Wednesday, March 30, 2016

Finance's Battle of the Somme

When I think of senseless waste, I think of the Battle of the Somme. Whole generations lost in
order to move a trench line forward by a metre or two. Zoom forward in time to the modern finance industry which, for many decades, has been marshaling starry-eyed recruits in search of excess returns. I worry that all their effort has been wasted because, like the Somme's trenches, the integrity of prices can't be advanced any further once large amounts of effort are already being expended in beating the market.

Fund managers who want to beat the market must find unique information in order to get a leg up on their competitors. But the supply of such information is limited so that at some point, prices include pretty much everything there is to know about a company. Any additional effort to hunt down information is wasteful from a society-wide perspective.

The recent-ish phenomena of indexing gives us a feel for how far beyond the 'waste point' we've gone. Rather than trying to beat the market, indexers randomly throw darts at stocks in order to harvest the average market return. Throwing darts is far cheaper than hiring Harvard grads to hunt down information. An indexer is betting that information has already had most of its value wrung out of it, so any effort to search for more doesn't justify the cost.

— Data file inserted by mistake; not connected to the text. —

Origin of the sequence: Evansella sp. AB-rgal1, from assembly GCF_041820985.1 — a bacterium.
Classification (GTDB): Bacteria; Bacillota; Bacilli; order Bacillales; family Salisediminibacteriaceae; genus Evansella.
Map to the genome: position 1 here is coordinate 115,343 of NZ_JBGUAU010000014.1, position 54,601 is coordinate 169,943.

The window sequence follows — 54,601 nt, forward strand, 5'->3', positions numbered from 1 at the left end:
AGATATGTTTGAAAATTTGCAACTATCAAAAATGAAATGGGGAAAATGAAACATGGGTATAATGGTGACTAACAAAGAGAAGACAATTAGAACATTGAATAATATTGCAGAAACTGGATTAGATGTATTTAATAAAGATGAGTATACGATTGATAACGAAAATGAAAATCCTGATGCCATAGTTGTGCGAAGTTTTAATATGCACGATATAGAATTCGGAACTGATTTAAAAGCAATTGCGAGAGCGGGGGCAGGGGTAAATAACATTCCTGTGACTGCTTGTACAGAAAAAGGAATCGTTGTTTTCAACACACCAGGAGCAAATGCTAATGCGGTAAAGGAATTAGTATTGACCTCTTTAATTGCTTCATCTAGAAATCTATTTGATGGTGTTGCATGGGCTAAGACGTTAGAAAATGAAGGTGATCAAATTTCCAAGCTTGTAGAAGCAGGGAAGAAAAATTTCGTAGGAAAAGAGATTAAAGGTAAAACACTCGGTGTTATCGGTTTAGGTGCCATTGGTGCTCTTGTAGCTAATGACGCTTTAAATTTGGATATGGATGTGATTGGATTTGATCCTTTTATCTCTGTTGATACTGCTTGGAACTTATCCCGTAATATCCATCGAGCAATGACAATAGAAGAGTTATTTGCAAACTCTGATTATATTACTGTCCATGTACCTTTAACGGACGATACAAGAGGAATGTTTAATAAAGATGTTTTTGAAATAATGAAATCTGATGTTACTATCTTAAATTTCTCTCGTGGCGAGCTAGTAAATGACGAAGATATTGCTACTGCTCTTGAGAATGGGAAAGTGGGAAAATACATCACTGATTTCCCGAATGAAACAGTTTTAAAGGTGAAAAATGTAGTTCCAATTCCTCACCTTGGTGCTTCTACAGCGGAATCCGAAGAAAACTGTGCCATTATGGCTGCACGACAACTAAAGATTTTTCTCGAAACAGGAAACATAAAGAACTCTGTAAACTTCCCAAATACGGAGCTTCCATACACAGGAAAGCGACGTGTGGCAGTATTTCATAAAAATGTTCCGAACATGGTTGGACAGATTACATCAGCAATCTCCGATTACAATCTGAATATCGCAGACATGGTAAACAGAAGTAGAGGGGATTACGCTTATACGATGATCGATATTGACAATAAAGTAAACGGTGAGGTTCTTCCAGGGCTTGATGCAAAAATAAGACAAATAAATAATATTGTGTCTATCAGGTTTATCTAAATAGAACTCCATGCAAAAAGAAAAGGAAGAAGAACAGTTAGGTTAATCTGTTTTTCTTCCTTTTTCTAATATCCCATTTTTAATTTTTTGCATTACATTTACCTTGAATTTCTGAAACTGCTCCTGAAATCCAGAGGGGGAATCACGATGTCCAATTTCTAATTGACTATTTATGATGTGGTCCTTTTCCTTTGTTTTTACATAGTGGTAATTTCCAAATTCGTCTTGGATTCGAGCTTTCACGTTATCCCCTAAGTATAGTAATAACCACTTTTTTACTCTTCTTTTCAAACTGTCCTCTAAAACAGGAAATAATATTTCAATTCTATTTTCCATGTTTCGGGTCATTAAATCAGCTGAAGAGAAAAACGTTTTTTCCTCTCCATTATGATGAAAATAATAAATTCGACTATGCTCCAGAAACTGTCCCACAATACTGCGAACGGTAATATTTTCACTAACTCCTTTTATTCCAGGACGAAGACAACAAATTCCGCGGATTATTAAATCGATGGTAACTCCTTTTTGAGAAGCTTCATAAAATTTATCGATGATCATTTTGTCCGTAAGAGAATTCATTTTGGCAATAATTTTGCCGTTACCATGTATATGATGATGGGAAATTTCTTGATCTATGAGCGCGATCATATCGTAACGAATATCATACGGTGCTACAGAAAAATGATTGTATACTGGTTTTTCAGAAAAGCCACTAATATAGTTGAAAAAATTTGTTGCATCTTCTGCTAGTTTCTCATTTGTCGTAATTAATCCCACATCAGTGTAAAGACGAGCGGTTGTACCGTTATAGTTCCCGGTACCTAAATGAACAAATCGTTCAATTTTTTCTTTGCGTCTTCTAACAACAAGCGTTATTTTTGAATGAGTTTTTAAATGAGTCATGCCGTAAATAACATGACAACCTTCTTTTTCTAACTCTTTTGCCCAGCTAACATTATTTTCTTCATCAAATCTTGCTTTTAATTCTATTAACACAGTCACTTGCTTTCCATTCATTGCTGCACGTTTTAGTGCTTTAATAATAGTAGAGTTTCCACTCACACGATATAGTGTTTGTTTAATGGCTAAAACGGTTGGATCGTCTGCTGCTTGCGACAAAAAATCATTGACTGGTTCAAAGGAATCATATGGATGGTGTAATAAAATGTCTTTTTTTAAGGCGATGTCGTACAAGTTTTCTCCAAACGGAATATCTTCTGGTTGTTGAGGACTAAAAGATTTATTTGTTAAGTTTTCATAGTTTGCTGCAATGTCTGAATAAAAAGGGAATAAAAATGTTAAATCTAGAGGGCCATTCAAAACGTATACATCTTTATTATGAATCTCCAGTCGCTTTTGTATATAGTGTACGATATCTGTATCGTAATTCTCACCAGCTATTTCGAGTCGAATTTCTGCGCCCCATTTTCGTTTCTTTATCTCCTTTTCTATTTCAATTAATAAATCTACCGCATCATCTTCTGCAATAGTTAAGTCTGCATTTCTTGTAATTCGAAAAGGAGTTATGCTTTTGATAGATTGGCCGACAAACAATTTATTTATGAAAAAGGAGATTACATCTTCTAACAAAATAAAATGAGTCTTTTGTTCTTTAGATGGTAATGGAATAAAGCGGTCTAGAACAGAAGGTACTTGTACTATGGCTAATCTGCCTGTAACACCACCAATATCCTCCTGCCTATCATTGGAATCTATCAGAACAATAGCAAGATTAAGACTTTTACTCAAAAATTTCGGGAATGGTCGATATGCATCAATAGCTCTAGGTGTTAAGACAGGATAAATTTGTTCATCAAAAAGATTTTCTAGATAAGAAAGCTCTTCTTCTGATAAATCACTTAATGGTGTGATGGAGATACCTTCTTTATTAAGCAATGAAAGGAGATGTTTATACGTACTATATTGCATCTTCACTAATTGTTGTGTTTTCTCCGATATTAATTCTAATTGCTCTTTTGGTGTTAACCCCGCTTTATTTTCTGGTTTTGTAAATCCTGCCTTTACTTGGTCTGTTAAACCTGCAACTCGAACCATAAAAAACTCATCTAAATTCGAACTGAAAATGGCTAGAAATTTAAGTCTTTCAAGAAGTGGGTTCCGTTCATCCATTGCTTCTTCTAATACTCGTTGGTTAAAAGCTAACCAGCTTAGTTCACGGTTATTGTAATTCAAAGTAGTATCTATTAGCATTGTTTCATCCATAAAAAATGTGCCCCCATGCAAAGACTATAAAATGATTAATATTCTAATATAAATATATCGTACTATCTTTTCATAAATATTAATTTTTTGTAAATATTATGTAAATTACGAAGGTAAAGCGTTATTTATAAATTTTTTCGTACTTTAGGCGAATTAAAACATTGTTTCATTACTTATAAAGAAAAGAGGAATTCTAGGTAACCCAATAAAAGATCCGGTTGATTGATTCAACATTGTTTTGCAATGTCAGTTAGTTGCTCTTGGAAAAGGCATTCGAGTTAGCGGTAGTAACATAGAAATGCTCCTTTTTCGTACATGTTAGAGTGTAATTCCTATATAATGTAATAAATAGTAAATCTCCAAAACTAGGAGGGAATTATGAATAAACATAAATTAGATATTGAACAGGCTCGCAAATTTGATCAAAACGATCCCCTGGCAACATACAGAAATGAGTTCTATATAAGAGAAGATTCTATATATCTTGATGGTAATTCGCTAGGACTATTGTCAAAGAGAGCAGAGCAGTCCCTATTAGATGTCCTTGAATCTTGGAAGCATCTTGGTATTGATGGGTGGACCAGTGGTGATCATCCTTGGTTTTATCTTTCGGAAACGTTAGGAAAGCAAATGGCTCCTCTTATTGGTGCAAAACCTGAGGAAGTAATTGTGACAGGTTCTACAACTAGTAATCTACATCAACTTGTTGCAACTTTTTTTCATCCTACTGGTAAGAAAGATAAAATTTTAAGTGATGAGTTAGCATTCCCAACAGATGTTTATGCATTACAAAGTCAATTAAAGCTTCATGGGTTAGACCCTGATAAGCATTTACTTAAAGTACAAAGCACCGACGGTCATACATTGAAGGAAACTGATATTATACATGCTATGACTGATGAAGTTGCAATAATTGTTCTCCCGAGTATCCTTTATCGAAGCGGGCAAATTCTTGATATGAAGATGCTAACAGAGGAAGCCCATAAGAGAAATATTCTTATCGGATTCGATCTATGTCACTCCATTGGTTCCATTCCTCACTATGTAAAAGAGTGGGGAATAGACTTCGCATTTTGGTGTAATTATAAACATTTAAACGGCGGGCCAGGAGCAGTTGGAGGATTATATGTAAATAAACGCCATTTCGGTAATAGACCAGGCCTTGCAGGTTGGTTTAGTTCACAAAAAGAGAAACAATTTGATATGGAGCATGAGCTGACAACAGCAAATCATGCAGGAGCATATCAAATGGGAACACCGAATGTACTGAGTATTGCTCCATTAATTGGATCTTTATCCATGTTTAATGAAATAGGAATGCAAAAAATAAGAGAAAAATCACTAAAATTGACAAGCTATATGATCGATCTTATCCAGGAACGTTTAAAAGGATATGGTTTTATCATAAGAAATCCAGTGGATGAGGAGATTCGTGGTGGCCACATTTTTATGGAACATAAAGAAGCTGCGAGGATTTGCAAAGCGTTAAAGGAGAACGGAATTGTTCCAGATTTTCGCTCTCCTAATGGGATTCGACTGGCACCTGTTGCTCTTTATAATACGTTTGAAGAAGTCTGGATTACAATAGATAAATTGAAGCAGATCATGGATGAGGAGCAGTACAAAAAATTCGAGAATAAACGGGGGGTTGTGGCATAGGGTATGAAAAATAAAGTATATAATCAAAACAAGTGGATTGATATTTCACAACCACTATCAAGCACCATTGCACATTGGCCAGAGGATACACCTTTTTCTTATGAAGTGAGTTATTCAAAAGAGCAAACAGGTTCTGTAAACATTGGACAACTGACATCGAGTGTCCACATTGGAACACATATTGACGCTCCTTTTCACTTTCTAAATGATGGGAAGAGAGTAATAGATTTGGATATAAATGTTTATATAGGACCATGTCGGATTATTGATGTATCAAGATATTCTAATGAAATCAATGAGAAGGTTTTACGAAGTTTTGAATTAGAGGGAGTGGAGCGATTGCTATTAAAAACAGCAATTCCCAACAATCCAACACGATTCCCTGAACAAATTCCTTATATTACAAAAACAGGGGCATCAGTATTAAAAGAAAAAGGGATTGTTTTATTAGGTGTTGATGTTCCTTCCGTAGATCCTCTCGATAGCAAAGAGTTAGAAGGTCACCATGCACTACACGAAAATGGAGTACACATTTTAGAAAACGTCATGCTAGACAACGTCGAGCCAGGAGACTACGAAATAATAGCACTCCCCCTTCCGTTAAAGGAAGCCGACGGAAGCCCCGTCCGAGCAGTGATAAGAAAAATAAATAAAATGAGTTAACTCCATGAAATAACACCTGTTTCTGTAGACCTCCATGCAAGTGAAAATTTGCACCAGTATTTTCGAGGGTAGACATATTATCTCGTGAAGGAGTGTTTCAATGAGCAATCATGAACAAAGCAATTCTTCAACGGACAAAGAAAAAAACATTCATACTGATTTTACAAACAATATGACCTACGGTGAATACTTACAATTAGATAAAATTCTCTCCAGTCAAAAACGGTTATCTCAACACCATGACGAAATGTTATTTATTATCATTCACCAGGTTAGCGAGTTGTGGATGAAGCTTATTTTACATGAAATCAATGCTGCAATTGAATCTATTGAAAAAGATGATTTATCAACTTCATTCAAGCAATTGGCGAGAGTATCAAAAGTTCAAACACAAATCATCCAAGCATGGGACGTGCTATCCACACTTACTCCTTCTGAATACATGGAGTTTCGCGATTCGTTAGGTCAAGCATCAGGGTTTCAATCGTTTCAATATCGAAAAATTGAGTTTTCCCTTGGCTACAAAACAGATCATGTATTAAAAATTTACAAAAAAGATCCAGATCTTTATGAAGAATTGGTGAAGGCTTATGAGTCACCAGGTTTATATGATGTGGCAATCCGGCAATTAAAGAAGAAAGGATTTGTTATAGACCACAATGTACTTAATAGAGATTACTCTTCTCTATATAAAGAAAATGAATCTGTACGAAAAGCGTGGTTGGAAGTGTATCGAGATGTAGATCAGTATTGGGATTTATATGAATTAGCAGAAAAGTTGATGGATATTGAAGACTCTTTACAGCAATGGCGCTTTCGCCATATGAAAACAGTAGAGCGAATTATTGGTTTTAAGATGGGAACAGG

Say that the finance industry had only progressed a step beyond the waste point. If so, then as investors begin to adopt indexing, the bits of information they stop analyzing become unique again. The marginal return to hunting for information will rise above zero and those engaged in the activity should perform better. The popularity of indexing would quickly stall as money moves back into the beat-the-market game, pushing the value of information back to down to nil. We'd expect the size of the information hunting and indexing ecosystems to stay steady over time as shifts in the marginal value of information are quickly ironed out by movement from one group to the other.

The numbers show the opposite. Index investing has been growing for three decades and shows no sign of slowing. Managed funds have been shrinking since the mid-2000s. And rather than benefiting from the unparsed information that these indexers have left on the table, fund managers continue to lag the average market return. This suggests that we went FAR beyond the 'waste point.' After all, if the brain power that indexing is releasing from the information hunting process has not made information hunting more profitable, then there was way too many people engaged in the activity to begin with.